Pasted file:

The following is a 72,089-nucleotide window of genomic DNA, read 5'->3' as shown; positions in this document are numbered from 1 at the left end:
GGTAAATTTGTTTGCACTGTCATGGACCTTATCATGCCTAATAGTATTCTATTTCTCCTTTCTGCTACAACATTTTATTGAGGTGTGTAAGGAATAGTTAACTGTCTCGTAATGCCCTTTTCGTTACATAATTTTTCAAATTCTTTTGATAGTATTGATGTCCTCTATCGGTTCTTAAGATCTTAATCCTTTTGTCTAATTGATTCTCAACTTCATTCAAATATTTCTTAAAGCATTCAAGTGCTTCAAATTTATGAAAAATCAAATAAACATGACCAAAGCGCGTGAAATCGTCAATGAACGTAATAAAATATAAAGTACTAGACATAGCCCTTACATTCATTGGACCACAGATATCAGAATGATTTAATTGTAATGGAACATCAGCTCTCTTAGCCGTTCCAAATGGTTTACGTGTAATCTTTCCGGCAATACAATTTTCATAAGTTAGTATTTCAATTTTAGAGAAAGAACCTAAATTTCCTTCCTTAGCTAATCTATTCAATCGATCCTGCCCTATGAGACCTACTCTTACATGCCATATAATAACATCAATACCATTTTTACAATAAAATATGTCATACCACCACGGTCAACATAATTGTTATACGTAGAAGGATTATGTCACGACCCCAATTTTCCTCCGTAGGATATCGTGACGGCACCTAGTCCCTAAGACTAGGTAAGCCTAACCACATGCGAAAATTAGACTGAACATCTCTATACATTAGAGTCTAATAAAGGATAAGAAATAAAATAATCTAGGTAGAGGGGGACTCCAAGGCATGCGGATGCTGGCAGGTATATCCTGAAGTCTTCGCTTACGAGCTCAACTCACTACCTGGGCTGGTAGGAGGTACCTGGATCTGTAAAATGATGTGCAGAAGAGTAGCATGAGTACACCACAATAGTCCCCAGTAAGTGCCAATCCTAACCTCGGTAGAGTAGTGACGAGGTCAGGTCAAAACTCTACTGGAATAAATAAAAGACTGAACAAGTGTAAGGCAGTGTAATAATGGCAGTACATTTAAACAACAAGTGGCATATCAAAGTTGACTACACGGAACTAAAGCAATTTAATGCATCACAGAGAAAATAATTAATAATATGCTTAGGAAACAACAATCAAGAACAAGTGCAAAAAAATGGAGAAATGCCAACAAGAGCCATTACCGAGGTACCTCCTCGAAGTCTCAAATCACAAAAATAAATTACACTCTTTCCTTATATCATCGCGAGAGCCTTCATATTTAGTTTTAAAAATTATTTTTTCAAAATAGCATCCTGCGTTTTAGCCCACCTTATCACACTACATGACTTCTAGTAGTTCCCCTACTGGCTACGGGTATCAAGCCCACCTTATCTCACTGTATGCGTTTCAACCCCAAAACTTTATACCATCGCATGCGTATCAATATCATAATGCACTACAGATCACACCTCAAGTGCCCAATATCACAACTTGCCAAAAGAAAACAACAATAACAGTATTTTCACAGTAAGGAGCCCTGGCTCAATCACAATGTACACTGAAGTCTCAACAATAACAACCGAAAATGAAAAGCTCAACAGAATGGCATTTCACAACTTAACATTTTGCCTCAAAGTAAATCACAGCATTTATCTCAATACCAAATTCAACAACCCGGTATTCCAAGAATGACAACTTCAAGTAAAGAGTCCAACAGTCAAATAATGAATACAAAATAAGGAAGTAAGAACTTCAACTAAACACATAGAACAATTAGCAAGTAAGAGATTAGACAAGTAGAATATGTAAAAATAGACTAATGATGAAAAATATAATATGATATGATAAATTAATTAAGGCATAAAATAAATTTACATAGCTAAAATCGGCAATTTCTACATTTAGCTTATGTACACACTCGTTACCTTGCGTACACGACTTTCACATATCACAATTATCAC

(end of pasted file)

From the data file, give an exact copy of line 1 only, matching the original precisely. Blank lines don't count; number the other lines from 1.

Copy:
The following is a 72,089-nucleotide window of genomic DNA, read 5'->3' as shown; positions in this document are numbered from 1 at the left end: